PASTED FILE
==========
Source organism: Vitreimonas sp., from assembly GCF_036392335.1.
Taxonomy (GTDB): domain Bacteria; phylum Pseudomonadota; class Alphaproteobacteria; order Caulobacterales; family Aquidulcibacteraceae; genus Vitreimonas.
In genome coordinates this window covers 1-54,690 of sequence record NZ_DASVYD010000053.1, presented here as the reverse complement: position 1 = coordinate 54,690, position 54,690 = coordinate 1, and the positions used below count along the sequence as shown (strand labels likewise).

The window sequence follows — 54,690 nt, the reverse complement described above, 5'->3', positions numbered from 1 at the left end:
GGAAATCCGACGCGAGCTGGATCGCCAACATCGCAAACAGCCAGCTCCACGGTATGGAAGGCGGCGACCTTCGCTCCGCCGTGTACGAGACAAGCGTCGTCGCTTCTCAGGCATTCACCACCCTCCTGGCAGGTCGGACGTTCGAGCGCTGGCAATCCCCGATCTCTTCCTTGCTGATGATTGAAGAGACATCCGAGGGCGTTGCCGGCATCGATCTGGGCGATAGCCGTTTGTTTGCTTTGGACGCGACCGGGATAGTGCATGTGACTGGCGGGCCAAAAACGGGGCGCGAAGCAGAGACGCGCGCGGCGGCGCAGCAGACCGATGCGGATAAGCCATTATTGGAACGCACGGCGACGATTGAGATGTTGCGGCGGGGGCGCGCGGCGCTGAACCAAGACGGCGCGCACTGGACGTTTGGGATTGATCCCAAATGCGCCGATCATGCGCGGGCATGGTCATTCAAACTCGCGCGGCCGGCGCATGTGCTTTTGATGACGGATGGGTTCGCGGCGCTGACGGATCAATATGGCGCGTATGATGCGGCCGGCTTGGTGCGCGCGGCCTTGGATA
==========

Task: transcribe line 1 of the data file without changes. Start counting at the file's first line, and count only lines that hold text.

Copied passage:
Source organism: Vitreimonas sp., from assembly GCF_036392335.1.